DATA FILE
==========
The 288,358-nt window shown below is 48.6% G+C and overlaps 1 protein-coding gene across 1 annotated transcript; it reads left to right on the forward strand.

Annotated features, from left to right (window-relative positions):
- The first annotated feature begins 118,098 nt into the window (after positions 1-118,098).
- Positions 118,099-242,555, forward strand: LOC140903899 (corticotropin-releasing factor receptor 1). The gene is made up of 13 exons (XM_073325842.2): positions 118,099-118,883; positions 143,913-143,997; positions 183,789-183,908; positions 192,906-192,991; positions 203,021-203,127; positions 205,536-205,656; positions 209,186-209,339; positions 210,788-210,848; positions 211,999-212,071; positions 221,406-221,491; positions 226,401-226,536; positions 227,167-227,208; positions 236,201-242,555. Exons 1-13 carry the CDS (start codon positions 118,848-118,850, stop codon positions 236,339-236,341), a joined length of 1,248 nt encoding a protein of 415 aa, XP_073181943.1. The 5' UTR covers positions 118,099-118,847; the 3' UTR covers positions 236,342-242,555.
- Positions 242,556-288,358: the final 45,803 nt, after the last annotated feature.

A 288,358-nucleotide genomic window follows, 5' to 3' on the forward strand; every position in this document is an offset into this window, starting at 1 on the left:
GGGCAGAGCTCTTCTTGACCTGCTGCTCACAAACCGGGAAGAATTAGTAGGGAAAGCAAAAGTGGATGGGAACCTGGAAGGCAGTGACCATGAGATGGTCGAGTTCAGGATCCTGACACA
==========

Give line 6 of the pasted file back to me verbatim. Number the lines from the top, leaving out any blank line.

A 288,358-nucleotide genomic window follows, 5' to 3' on the forward strand; every position in this document is an offset into this window, starting at 1 on the left: